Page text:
Retail round up - The Monday papers
Harris tweed maker drops 'Scottish' marketing over Lockerbie release,ITV product placement 'is worth millions',Asda launches an Asian clothing range,Recession fears receding as confidence returns to UK firms, Credit-easing brings an early Christmas for retailers,Lawyer says former JJB chief is a scapegoat,Smart shopping set to change retail landscape..
The Daily Telegraph
The biggest manufacturer of Harris tweed has dropped the word "Scottish" from its marketing campaign in America amid fears of a consumer backlash over the release of the Lockerbie bomber.Harris Tweed Hebrides said it had to “de-Scottishify” the product after receiving feedback that sales could suffer.The company, whose chairman, Brian Wilson, a former government minister, believes it was a mistake to release Abdelbaset Ali Mohmed Al Megrahi, has removed references to Scotland and Scottish imagery from its promotional material.Instead, the firm plans to use a neutral image of a model in a tweed frock coat reclining on a couch.Mark Hogarth, the company's creative director, said it had decided to focus on the brand's island heritage rather than its Scottish credentials ahead of the launch of its fashion collection in New York next month. Full article here.
Troubled ITV stands to reap tens of millions of pounds in new revenue under Government plans to allow US-style product placement on television.Ben Bradshaw, the new Culture Secretary, is expected to announce a three-month consultation period over proposals to lift a ban on product placement, with restrictions to remain in force for children's television and BBC programmes.Analysts believe that product placement revenue could top £100m for independent broadcasters, with the lion's share to go to ITV. But they warn it will "cannibalise" at least a significant portion of other revenue streams. Full article here.
Asda launches an Asian clothing range.The clothes, part of the George at Asda line, are a response to demand from the supermarkets' ethnic customers for affordable authentic Asian clothing.The 13 piece collection includes sequinned embellished Salwaar Kameez (traditional suits), Khurtas (tunics), Dapata (scarves) and Churidar (slim leg trousers).Asda collaborated with a team in India to design the clothes and is made with authentic Indian material.The store received input from a panel of customers and says the styles are suitable for all cultures, not just Asian customers, but is expecting to see a high demand for before the Eid Islamic holiday.Full article here.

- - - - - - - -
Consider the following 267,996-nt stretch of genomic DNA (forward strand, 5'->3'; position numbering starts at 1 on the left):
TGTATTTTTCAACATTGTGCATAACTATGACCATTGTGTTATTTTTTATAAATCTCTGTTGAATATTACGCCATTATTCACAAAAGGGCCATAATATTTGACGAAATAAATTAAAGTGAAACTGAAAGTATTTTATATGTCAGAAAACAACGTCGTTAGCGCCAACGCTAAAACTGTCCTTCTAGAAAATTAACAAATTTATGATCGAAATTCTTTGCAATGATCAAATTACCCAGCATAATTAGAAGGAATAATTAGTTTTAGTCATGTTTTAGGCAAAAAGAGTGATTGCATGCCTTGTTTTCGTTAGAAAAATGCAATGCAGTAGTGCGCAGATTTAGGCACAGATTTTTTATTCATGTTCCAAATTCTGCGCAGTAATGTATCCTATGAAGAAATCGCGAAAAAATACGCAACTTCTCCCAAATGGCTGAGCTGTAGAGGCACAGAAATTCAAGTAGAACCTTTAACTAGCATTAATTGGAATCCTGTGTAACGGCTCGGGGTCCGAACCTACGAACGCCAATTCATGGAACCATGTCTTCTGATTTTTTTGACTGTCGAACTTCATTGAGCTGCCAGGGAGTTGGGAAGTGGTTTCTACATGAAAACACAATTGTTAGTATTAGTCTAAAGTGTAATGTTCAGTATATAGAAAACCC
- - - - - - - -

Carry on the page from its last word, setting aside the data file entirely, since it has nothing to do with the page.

British business leaders are more confident than at any time during the recession that they will make it through the downturn, research reveals today, adding to the growing optimism about the economy.A survey from Clydesdale Bank shows that 90 per cent of business managers now say they are confident they will make it through the recession, with a third saying they are certain they will not go under.The research also suggests the downturn may not have had as savage an effect on some companies' business as previously thought. Clydesdale said only a third of the companies it spoke to had actually suffered a reduction in business during the downturn so far.Full article here.
There are still 88 shopping days to Christmas, but it looks as if many retailers have already received the present they most wanted — a freedom pass from the credit insurers.Well-known names, including Dixons, JJB Sports and Threshers, and chains such as House of Fraser and Oasis — owned by Baugur, the troubled Icelandic investor — were reported this year to have had cover withdrawn by one or all of the big three credit insurers.Indeed, about half of all large retailers have had their supply chain affected by the withdrawal of credit insurance, according to the British Retail Consortium (BRC). Non-food retailers have been hit particularly hard, with shoppers deciding to cut back on less important items. Full article here.
The Financial Times
A lawyer for Chris Ronnie has hit out at allegations being made about the former JJB chief executive, who was named on Thursday by his former company as part of an investigation into possible fraud in the sports retail market.Tony Barnfather said his client was being made a "scapegoat" in the investigation, which centres on possible price fixingbetween JJB and its rival Sports Direct at a time when Mr Ronnie was in charge at JJB.JJB named Mr Ronnie specifically in a statement on Thursday after its offices and those of Sports Direct were raided by the Office of Fair Trading. Since then, there have been reports that JJB turned over information to the OFT about Mr Ronnie's expense claims.Mr Barnfather declined to comment on these beyond stating: "I have always said he was being made a scapegoat. Now it is starting to get nasty." Full article here.
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